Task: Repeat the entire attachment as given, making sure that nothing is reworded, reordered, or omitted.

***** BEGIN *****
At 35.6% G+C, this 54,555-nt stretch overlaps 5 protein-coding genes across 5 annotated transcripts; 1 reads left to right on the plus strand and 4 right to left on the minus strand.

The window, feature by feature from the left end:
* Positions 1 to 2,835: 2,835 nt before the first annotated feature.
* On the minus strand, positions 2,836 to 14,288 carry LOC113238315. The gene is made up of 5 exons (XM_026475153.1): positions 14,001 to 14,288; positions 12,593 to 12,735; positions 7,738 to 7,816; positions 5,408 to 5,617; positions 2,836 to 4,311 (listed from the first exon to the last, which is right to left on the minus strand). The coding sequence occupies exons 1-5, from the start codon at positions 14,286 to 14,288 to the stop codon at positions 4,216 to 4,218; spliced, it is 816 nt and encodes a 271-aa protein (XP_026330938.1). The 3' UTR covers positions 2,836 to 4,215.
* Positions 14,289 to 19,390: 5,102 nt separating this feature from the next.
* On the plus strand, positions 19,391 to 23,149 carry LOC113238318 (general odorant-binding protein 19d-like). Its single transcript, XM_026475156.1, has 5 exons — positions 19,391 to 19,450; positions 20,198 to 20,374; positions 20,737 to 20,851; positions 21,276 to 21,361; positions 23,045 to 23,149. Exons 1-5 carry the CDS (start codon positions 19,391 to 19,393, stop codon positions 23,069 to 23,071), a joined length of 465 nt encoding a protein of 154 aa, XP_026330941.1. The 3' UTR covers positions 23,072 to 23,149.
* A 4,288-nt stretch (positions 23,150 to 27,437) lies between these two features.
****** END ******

At 35.6% G+C, this 54,555-nt stretch overlaps 5 protein-coding genes across 5 annotated transcripts; 1 reads left to right on the plus strand and 4 right to left on the minus strand.

The window, feature by feature from the left end:
* Positions 1 to 2,835: 2,835 nt before the first annotated feature.
* On the minus strand, positions 2,836 to 14,288 carry LOC113238315. The gene is made up of 5 exons (XM_026475153.1): positions 14,001 to 14,288; positions 12,593 to 12,735; positions 7,738 to 7,816; positions 5,408 to 5,617; positions 2,836 to 4,311 (listed from the first exon to the last, which is right to left on the minus strand). The coding sequence occupies exons 1-5, from the start codon at positions 14,286 to 14,288 to the stop codon at positions 4,216 to 4,218; spliced, it is 816 nt and encodes a 271-aa protein (XP_026330938.1). The 3' UTR covers positions 2,836 to 4,215.
* Positions 14,289 to 19,390: 5,102 nt separating this feature from the next.
* On the plus strand, positions 19,391 to 23,149 carry LOC113238318 (general odorant-binding protein 19d-like). Its single transcript, XM_026475156.1, has 5 exons — positions 19,391 to 19,450; positions 20,198 to 20,374; positions 20,737 to 20,851; positions 21,276 to 21,361; positions 23,045 to 23,149. Exons 1-5 carry the CDS (start codon positions 19,391 to 19,393, stop codon positions 23,069 to 23,071), a joined length of 465 nt encoding a protein of 154 aa, XP_026330941.1. The 3' UTR covers positions 23,072 to 23,149.
* A 4,288-nt stretch (positions 23,150 to 27,437) lies between these two features.